In response to the Obamaists’ apoplexy at their candidate being asked about his friendships with a racist and a terrorist, Peter Wehner proposes a hypothetical:
Assume that a conservative candidate for the GOP nomination spent two decades at a church whose senior pastor was a white supremacist who uttered ugly racial (as well as anti-American) epithets from the pulpit. Assume, too, that this minister wasn’t just the candidate’s pastor but also a close friend, the man who married the candidate and his wife, baptized his two daughters, and inspired the title of his best-selling book.
In addition, assume that this GOP candidate, in preparing for his entry into politics, attended an early organizing meeting at the home of a man who, years before, was involved in blowing up multiple abortion clinics and today was unrepentant, stating his wish that he had bombed even more clinics. And let’s say that the GOP candidate’s press spokesman described the relationship between the two men as “friendly.”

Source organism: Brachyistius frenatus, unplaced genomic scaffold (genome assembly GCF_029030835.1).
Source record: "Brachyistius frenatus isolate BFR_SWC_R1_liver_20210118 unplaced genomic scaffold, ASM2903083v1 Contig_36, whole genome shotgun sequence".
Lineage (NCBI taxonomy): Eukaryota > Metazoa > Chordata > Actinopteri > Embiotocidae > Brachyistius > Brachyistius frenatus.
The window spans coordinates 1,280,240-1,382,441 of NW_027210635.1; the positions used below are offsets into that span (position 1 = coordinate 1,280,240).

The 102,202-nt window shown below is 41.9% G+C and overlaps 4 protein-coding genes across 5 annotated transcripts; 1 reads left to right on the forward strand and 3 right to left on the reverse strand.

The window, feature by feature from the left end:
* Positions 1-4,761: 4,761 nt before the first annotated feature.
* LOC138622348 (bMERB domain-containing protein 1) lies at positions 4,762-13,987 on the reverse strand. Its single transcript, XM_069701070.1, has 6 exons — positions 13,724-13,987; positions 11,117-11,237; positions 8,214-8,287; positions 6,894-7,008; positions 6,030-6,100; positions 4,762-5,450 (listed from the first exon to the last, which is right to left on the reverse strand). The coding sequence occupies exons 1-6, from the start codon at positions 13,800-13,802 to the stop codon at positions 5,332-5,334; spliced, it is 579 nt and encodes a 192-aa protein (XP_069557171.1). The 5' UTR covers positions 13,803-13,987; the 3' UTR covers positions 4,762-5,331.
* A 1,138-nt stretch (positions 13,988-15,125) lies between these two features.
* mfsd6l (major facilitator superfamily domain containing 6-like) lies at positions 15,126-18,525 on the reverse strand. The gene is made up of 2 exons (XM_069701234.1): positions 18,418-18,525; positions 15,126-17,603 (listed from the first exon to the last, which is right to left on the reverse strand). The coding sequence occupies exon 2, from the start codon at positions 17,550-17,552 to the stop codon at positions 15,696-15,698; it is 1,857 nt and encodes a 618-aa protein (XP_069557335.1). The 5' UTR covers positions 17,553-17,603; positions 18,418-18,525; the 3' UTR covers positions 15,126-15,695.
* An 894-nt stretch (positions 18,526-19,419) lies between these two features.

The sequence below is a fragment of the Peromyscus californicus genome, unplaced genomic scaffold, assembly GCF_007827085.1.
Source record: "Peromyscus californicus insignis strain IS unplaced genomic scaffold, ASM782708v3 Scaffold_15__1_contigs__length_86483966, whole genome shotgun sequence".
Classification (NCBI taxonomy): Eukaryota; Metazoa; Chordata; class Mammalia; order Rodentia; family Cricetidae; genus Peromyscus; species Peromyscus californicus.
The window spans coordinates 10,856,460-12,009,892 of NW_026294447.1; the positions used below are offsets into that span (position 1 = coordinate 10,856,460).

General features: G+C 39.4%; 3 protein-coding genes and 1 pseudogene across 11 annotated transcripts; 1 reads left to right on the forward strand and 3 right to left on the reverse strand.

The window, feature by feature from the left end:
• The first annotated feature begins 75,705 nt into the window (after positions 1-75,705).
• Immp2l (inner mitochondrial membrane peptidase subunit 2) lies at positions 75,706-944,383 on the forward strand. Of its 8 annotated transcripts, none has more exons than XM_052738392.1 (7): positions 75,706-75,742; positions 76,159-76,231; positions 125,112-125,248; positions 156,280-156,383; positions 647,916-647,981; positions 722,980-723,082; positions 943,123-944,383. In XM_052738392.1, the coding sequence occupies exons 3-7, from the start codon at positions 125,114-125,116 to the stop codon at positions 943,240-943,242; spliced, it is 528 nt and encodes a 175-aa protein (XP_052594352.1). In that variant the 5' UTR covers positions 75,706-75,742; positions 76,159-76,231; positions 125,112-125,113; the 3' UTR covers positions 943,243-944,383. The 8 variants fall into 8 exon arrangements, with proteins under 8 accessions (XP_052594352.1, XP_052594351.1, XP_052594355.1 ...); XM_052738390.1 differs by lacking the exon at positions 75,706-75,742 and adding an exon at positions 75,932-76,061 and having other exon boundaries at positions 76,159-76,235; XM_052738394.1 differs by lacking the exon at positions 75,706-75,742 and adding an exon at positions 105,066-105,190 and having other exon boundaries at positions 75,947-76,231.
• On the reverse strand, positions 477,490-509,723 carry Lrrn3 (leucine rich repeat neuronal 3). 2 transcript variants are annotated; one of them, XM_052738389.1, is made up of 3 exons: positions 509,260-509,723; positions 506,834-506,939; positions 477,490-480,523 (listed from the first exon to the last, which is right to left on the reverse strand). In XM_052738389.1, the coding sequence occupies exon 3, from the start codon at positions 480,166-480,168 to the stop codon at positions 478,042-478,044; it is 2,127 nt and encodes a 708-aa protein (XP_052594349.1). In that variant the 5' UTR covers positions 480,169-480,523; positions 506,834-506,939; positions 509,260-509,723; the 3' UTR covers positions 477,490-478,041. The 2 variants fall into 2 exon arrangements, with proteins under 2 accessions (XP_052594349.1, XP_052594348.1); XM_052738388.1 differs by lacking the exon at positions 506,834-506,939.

Do you think that if those moderating a debate asked the GOP candidate about these relationships for the first time, after 22 previous debates had been held, that other journalists would become apoplectic at the moderators for merely asking about the relationships? Not only would there be a near-universal consensus that those questions should be asked; there would be a moral urgency in pressing for answers. We would, I predict, be seeing an unprecedented media “feeding frenzy.”
The truth is that a close relationship with a white supremacist pastor and a friendly relationship with an abortion clinic bomber would, by themselves, torpedo a conservative candidate running for president. There is an enormous double standard at play here, one rooted in the fawning regard many journalists have for Barack Obama. They have a deep, even emotional, investment in his candidacy.
(Via Power Line.)
Yep. Of course, it’s merely a hypothetical; the GOP has never had such a candidate.